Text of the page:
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Adonis, Roman torso, restored and completed by François Duquesnoy , now in the Louvre in Paris
The Death of Adonis - Museo Gregoriano Etrusco ( Vatican City ).
"The Birth of Adonis from the Myrrh Tree", attributed to Guercino . Dresden, State Art Collections Dresden

Adonis ( ancient Greek Ἄδωνις ) is a figure from the Near Eastern , Greek and Roman mythology and was originally probably a Syro - Phoenician vegetation god .


Presumably the figure of Adonis comes from the Semitic-speaking area, because his name is derived from Northwest Semitic Adon "Lord". According to another opinion, he is originally a Phrygian deity, whose myth was spread around the Mediterranean early on. It is also very similar to the Inanna / Dumuzi myth. In Etruria , where he was often depicted as the companion of Turan , Adonis was known under the name Atunis .


Venus on the corpse of Adonis, copper engraving after a painting by Guercino

In Greek mythology , Adonis is the symbol or god of beauty and vegetation and one of the lovers of Aphrodite (or her Roman equivalent, Venus ). He is described as a beautiful young man. Since Adonis is a descendant of Pygmalion and his relationship with the incarnate image of Aphrodite comes from, the subject of inbreeding in humans comes up again here . However, Aphrodite had to share her love with Persephone . Zeus decreed that Adonis should live with Aphrodite or Persephone for the third part of his time. He was free to dispose of the remaining third. According to legend, Aphrodite turned his blood falling on the ground into an adonis when the jealous Ares (or its Roman equivalent Mars ), who had turned into an angry boar, killed him. From every drop of blood an Adonis rose ( Anemone spec.) Is said to have grown, from every tear shed by Aphrodite a flower that colored the blood of Adonis blood red.

There are many different versions of this myth in which Adonis dies without uniting with Aphrodite and his blood turns red flowers or a river in spring. Instead of Ares and Mars, Apollo also appears in some myths.

All of these myths deal with unfulfilled love, death and resurrection and may contain traits of belief in a life-giving mother goddess .

There are different versions of the ancestry of the Adonis:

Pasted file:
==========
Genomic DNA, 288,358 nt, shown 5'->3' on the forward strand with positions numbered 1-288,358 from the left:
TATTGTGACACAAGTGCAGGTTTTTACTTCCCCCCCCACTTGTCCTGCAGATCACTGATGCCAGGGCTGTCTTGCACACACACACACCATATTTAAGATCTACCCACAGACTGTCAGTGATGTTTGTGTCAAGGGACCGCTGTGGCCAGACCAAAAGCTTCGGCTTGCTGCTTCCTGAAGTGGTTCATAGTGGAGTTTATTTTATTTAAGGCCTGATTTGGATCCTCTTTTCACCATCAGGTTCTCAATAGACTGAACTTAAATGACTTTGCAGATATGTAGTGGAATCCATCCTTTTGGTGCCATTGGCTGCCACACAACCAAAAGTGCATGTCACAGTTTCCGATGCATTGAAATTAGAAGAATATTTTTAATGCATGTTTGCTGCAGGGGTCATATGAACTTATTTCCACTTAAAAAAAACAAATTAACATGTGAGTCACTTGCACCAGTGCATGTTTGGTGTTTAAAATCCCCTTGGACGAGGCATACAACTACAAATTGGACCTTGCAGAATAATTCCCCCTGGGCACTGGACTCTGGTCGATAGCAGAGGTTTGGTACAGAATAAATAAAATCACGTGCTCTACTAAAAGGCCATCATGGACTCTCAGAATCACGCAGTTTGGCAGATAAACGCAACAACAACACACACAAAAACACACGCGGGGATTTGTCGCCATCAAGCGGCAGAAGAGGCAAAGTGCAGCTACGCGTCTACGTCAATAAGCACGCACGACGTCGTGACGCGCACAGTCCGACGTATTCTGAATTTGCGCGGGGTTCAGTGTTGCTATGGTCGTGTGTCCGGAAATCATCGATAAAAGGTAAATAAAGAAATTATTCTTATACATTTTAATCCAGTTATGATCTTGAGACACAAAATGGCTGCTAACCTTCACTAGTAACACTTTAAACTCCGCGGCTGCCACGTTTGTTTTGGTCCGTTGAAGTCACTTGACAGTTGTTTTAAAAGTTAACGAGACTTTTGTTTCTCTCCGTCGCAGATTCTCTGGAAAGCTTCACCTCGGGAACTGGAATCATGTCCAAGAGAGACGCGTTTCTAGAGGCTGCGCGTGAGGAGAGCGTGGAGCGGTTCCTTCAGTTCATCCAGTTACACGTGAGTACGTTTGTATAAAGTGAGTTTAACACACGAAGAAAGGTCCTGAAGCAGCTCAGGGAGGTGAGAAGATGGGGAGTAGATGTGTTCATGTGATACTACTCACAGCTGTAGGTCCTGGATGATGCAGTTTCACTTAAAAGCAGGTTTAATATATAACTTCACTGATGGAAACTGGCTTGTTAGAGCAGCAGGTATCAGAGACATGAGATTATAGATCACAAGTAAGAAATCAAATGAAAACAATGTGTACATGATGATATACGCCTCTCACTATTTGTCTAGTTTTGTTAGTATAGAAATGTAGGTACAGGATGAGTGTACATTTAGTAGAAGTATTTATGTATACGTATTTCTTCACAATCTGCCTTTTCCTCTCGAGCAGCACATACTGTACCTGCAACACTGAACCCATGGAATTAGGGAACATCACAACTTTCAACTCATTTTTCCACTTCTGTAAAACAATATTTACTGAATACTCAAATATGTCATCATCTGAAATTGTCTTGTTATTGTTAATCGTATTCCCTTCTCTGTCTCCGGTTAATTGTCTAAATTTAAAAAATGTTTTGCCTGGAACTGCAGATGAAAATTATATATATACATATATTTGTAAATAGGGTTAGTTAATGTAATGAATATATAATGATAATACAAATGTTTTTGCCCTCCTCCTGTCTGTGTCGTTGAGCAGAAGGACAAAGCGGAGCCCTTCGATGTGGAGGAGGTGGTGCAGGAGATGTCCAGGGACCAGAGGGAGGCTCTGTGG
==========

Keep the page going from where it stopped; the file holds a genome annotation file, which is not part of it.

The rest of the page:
• Son of Myrrha (Smyrna) and her father, King Kinyras of Assyria . Because Myrrha did not pay homage to Aphrodite, the goddess of love brought her into blind love for her father. With the help of her nurse, Myrrha managed to sneak into her father's bedchamber without him recognizing her. When the truth emerged and the father became aware of the incest he had committed, he wanted to kill his daughter. However, this was transformed into a myrrh tree by the gods . The tree jumped up after ten months and gave birth to Adonis, who was raised by nymphs .
  • Son of Alphesiboia ( Arsinoë ) and Phoinix .


Jules Michelet identifies Adonis, Bacchus, and Sabas as orgiastic gods, worshiped mainly by slaves and women in Rome.


Ovid , William Shakespeare and others worked on this legendary material:


The Adonis complex is named after Adonis as a symbol of an ideal of beauty . On the other hand, the German name early Adonisjungfer for Pyrrhosoma nymphula refers less to their shape than to their coloration - similar to blood-red flowers of Adonis roses like Adonis aestivalis .


Web links

Commons : Adonis  - collection of images, videos and audio files
  • Carlos Parada, Maicar Förlag: Adonis . In: Greek Mythology Link , 1997 (English, accessed May 13, 2013).
  • Aaron J. Atsma: Aphrodite Loves: Adonis In: Theoi Project 2011 (accessed May 13, 2013).
  • Keyword Adonis . From: Vollmer's mythology of all peoples . Stuttgart 1874 (accessed May 13, 2013).

Individual evidence

  1. The birth of Adonis from the myrrh tree | Guercino (attributed to) | Image index of art & architecture - Image index of art & architecture -. Retrieved November 1, 2017 .
  2. This is the report of the Adonis River , today's Nahr Ibrahim in Lebanon.
  3. ^ Keyword Adonis . From: Vollmer's mythology of all peoples . Stuttgart 1874.
  4. Keyword Alphesiböa . From: Vollmer's mythology of all peoples . Stuttgart 1874.
  5. Jules Michelet: Bible de l'humanité . German: Bible of Mankind . F. Chamerot, Paris 1864 ( read archives online in the Internet , limited preview in Google book search, also as e-book).